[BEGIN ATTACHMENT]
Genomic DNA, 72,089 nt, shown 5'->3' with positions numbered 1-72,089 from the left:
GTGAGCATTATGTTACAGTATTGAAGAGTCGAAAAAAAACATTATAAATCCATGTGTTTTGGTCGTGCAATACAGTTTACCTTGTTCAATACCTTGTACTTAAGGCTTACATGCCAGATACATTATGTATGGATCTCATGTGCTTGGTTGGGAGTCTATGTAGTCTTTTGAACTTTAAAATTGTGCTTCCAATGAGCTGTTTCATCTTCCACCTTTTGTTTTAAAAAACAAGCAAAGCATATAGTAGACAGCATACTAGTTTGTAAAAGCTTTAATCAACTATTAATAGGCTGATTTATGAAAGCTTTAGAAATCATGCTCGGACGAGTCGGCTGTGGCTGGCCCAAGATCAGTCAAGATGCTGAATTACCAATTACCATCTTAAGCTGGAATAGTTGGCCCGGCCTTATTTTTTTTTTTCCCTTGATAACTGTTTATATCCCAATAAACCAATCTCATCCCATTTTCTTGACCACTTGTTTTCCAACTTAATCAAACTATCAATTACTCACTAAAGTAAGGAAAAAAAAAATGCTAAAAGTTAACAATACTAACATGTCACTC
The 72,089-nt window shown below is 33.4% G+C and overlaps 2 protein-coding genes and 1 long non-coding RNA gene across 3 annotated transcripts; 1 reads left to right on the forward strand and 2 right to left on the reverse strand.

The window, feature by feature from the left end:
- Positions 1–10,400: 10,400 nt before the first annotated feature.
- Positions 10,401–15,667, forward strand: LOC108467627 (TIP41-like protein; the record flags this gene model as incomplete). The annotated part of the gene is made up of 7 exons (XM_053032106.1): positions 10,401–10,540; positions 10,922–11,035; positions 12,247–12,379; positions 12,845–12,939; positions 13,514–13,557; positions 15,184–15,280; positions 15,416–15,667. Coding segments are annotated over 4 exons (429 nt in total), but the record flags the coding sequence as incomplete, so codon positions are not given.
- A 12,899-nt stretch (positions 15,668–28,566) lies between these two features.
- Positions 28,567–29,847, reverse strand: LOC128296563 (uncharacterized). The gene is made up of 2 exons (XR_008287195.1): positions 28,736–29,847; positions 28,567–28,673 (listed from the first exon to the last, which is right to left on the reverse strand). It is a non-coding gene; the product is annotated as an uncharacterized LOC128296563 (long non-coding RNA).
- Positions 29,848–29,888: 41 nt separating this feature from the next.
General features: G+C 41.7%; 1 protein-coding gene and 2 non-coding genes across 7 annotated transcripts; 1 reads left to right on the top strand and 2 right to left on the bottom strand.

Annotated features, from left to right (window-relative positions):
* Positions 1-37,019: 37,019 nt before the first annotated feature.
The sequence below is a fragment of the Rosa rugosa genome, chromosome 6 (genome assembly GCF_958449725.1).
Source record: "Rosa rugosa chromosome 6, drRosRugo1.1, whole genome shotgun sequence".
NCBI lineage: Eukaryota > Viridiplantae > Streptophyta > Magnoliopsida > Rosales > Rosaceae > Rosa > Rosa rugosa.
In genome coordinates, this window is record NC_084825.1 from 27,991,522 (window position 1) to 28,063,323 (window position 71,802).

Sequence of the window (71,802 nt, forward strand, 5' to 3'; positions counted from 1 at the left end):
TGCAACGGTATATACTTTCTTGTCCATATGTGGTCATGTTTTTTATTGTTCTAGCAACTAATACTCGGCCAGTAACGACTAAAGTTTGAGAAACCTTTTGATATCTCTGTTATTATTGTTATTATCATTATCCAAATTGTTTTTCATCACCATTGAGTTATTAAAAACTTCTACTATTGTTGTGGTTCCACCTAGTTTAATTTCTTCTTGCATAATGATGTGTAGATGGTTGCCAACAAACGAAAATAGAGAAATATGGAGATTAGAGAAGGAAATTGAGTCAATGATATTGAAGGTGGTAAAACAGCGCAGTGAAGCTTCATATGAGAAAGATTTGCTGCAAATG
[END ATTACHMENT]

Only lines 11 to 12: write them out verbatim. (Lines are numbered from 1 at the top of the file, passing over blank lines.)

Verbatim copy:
Annotated features, from left to right (window-relative positions):
* Positions 1-37,019: 37,019 nt before the first annotated feature.